Virginia Electric and Power d/b/a Dominion Energy Virginia on Oct. 24 filed with the Virginia State Corporation Commission an update on the status of a project that includes the Surry-Skiffes Creek 500-kV Transmission Line.
As noted in the filing, by a Nov. 26, 2013 order, as modified by a Feb. 28, 2014 order, and confirmed in an April 10, 2014 order, the commission approved the construction and operation by Dominion Energy Virginia of the project, which also includes the Skiffes Creek-Whealton 230-kV Transmission Line and the Skiffes Creek 500-kV-230-kV-115-kV switching station.
The company said that as of Oct. 1, the construction of the switching station is about 75%; the 230-kV and 115-kV line work is about 72% complete; and the new 500-kV line on land is about 98% complete and on water is about 40% complete.
The 2013 and 2014 orders were appealed by BASF Corporation and jointly by James City County (JCC), Save the James Alliance Trust, and James River Association (JCC Parties) to the Supreme Court of Virginia, which issued its unanimous opinion in those appeals in April 2015, affirming the commission’s approval and certification of those transmission facilities, which comprise the certificated project.
The company added in its filing that the court’s opinion in the BASF case also reversed and remanded – by a 4-3 vote – the holding in the commission’s Nov. 26, 2013 order that the term “transmission line” includes transmission switching stations such as the Skiffes station under Va. Code § 56-46.1 F, which exempts transmission lines approved by the commission under that section from Va. Code § 15.2-2232 and local zoning ordinances.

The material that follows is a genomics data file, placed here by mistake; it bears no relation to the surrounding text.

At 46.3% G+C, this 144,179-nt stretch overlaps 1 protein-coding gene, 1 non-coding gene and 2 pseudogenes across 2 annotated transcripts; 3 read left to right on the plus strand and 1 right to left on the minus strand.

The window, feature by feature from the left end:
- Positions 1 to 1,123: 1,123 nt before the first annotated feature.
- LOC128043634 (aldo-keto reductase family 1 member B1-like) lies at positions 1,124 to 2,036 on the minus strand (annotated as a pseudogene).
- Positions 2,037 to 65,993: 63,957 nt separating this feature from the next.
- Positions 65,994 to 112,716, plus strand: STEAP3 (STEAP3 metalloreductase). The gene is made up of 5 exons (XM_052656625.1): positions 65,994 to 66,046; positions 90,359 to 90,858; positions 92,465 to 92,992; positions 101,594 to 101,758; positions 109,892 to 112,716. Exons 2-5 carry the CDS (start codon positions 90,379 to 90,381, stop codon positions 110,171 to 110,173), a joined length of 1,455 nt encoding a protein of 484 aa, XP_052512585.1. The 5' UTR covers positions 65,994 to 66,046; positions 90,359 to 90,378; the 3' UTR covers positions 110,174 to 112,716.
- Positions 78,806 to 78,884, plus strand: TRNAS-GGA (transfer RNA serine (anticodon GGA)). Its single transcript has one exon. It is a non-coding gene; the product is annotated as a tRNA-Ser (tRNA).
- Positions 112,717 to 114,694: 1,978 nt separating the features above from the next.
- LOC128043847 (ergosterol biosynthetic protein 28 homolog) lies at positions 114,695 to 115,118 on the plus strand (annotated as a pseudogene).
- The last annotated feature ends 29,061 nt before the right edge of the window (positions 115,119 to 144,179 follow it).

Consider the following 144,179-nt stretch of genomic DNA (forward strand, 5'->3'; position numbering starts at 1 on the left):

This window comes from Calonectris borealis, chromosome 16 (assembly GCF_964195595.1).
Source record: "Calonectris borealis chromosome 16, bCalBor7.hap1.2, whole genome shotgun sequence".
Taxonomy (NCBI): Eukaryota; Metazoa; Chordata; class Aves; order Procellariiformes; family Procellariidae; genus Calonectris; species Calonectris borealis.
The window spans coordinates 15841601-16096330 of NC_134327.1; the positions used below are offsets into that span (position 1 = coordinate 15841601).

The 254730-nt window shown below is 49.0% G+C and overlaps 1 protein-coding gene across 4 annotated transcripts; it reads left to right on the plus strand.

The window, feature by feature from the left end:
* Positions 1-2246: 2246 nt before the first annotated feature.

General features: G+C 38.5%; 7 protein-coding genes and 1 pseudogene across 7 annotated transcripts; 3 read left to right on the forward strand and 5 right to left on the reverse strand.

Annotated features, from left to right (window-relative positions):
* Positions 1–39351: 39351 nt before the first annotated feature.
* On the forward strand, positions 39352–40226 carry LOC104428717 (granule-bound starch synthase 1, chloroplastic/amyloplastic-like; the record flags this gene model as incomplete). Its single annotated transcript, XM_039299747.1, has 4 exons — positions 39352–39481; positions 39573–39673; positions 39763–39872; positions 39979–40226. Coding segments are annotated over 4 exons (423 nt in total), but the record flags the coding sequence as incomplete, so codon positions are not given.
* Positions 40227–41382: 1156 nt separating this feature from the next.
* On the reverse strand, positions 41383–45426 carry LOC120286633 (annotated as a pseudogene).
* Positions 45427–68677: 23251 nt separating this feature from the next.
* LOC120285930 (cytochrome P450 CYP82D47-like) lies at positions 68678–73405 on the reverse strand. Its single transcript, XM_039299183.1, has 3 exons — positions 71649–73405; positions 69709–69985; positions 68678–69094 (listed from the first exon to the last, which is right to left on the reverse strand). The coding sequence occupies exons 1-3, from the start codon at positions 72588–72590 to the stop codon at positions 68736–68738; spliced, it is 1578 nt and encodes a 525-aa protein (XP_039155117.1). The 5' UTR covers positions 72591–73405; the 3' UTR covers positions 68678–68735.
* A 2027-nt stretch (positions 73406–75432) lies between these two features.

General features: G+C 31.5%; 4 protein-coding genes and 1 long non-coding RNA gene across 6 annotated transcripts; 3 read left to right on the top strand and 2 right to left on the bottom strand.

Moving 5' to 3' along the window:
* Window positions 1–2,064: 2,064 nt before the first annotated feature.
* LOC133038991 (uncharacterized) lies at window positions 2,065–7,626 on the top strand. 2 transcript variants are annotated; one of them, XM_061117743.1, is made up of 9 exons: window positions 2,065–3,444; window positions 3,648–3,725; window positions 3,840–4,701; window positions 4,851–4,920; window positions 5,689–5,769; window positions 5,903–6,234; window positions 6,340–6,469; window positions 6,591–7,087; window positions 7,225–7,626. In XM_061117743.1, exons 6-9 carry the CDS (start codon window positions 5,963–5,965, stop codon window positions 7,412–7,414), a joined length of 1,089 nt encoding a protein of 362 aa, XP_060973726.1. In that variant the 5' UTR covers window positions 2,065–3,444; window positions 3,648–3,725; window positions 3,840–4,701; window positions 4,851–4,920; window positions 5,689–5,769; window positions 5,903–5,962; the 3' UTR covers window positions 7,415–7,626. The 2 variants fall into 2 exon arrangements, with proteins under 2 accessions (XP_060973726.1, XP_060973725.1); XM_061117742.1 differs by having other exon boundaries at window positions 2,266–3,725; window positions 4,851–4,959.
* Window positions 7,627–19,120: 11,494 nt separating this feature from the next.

Petitions of the commission and the company seeking rehearing of that aspect of the BASF opinion were denied by the court on May 15, 2015, and as a result, the company is required to obtain local land use approval from JCC to build the Skiffes station, the company said.
Discussing updates on the status of the certificated project, Dominion Energy Virginia noted that it must obtain permits from the U.S. Army Corps of Engineers under Section 404 of the Clean Water Act to place fill material in the James River for construction of the transmission line towers and Section 10 of the Rivers and Harbors Act of 1899 for resulting obstructions to navigation. The Army Corps on July 3, 2017 issued the company a final permit under Section 404 of the Clean Water Act and Section 10 of the Rivers and Harbors Act of 1899, and on July 12, 2017, the National Parks Conservation Association (NPCA) sought to challenge the Army Corps permit by filing a complaint for declaratory and injunctive relief with the United States District Court for the District of Columbia.